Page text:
LOS ANGELES (CN) - An Iraqi national was sentenced to 14 years in federal prison last week for stealing over $1.8 million, mostly from the elderly, through an international telemarketing scam. "I think that the sentence that the judge gave should be a warning to anybody who is taking advantage of elderly people. Even if you're in another country we'll catch you and you'll suffer for it," said Assistant United States Attorney Ellyn Lindsay in an interview.
Dillon Sherif, 49, was arrested in London in 2008, ending over a decade-long fraud spree in which he jumped bail twice. This June, Sherif pled guilty to three counts of mail fraud involving telemarketing fraud against the elderly.
In a statement issued by the Department of Justice, Sherif and his employees would call their elderly victims, telling them they had won, or had a good chance of winning, a large sum of money in foreign lotteries.
However, the victims were told that they had to pay for taxes or other fees to collect their winnings. Once victims sent in money, Sherif and his telemarketers often 'reloaded' them by repeatedly calling those victims again, falsely telling them they had won additional money, but would receive their winnings only if they sent additional payments." The scheme had been going on since 1999, the DOJ said.
In the late 1990s, Sherif left Canada for Spain when a Seattle judge entered a civil judgment against him, ordering Sherif to cease telemarketing. In Spain, Sherif continued to target elderly Americans and Canadians until Spanish authorities filed criminal charges against him and he escaped to Canada, where he started the final scheme that led to his sentencing.
Sherif was again arrested in 2001 in Canada, but jumped bail and fled to England, where he was finally caught. Lindsay said British authorities had arrested him on a minor charge and found his international arrest warrant while checking his fingerprints.
Lindsay, who started working on the case in 2000, said she and other federal prosecutors had evidence that Sherif had been continuing his telemarketing scam right up until his final arrest.
"All these years we have been trying to find him and we finally did," said Lindsay calling Sherif's actions "depraved." Lindsay said she believes Sherif fixated on the elderly because many are lonely and just want to talk to someone on the phone, and that some are suffering from dementia, making them especially susceptible to fraud.
"I've found in my experience that they just come from a simpler time and can't imagine that someone would get on the phone and just lie," she added. "I'll be on the phone with one of the victims and think how incredibly sweet this person is. His reaction is 'here's a sucker, someone who I can take advantage of.' That's what is so sad."
According to the DOJ, one 96 year-old victim was left homeless after Sherif convinced her to sell her house and give him the money. Lindsay said he convinced another elderly woman to do the same thing, but luckily her son stepped in and stopped the sale.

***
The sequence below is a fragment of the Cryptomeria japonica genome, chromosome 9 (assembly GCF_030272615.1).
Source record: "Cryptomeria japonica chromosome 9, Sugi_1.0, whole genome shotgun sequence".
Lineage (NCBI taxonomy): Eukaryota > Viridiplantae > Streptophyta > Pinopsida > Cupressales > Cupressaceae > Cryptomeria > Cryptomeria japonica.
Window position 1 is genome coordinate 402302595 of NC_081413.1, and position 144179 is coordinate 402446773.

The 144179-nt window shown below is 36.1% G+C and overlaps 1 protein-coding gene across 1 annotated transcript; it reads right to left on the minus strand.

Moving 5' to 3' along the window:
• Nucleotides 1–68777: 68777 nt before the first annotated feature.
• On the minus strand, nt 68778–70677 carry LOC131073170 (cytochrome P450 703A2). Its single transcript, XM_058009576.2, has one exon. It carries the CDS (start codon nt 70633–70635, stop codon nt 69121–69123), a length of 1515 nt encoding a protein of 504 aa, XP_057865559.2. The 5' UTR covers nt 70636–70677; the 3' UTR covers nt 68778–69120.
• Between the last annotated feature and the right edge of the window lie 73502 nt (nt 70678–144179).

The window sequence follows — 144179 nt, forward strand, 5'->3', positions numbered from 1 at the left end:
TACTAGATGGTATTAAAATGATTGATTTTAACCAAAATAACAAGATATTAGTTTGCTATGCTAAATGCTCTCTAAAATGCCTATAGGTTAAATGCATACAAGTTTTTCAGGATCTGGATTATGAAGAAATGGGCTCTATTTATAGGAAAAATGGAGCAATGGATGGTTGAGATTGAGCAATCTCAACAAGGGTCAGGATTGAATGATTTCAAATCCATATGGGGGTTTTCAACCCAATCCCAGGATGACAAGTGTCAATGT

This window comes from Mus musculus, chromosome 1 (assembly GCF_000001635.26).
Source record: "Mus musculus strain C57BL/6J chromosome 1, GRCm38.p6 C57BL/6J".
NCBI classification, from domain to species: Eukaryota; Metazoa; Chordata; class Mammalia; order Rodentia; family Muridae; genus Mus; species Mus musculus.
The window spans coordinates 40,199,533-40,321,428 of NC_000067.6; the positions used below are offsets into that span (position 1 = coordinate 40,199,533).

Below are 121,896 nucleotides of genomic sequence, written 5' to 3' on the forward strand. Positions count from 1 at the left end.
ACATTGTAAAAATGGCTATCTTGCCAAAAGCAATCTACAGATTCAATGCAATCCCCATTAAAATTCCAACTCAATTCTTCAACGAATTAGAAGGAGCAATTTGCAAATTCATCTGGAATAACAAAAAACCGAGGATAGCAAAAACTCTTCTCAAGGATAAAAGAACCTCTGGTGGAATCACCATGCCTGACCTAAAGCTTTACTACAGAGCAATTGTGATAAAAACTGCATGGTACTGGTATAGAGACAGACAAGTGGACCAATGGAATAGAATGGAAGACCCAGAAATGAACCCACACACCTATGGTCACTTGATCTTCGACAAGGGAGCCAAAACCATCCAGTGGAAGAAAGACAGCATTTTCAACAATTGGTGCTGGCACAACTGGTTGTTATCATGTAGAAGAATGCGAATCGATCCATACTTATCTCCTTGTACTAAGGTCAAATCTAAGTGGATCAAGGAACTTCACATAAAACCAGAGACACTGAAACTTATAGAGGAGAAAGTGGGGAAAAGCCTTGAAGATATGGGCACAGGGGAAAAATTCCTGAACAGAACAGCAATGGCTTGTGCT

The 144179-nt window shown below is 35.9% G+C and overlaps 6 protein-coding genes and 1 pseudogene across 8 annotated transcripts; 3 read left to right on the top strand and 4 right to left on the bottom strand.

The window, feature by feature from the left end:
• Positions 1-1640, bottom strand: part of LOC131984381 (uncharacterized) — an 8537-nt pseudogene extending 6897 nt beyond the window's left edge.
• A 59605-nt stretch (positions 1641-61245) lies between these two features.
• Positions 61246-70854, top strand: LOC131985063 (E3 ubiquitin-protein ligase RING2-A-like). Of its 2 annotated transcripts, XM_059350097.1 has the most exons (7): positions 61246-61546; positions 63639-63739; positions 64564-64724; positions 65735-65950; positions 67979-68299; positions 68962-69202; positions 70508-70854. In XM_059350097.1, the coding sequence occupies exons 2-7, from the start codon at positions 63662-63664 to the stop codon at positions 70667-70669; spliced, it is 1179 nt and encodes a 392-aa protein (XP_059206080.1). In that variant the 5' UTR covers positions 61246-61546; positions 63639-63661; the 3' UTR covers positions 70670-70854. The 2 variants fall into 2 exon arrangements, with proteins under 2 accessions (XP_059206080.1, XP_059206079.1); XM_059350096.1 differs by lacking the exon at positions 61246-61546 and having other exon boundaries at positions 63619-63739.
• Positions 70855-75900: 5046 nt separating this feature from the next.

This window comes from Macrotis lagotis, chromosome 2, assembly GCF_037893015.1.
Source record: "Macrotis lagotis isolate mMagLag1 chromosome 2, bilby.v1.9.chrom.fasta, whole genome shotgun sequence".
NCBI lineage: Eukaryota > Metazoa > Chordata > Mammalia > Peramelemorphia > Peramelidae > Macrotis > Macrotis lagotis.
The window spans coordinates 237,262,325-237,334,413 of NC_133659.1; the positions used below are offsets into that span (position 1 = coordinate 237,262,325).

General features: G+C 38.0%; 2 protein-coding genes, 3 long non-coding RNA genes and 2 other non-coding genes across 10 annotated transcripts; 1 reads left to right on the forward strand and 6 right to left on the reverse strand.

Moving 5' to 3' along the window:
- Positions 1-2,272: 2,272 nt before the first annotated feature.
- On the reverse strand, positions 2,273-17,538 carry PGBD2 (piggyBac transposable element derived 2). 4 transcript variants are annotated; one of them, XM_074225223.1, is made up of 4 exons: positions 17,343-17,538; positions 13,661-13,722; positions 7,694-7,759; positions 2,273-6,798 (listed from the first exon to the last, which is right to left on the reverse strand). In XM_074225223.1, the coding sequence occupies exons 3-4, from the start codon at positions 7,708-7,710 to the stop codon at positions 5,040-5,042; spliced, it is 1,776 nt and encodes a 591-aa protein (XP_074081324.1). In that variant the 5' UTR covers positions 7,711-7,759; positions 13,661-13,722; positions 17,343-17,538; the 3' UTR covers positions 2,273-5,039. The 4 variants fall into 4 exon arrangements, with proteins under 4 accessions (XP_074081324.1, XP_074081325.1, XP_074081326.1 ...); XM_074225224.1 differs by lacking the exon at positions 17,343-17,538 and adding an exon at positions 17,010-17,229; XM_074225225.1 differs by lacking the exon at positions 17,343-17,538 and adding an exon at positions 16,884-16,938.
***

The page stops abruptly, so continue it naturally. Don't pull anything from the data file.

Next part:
"I should say in general and one of the reasons that we prosecute a lot of these cases in the United States is because the courts here have a recognition that this type of financial crime is devastating to people. These elderly people are left penniless," said Lindsay. "It's taken our courts along time to realize how serious white collar crimes can be and in other countries they don't have the same feeling about it. It's not a crime you would keep someone in jail for instead of letting him out on bail."
Lindsay added that Sherif had told someone he worked with that he liked telemarketing in Canada, saying, "'if you get caught in Canada you only get a slap on the wrist.'"
United States District Judge Dean D. Pregerson also ordered Sherif to pay his victims $924,613 in restitution. According to the DOJ statement, Pregerson said "he had never seen anyone with such disrespect for the legal system, adding that Sherif played 'international hopscotch' to avoid prosecution for his fraud schemes."
"As a matter of warning, if anybody is telling you on the phone that you have to pay money to get money you've supposedly won, and if it sounds too good to be true, it is," said Lindsay, adding that family members should also be checking on their elderly loved ones' finances to make sure they are not being exploited.
Lindsay also warned against check fraud, wherein people are instructed to cash checks they receive through the mail and send part of the money back to the sender through a wire service.
The checks are almost always fraudulent, and the victim can be arrested. "It's horrible what people are doing out there," said Lindsay. "I don't know how they sleep at night."
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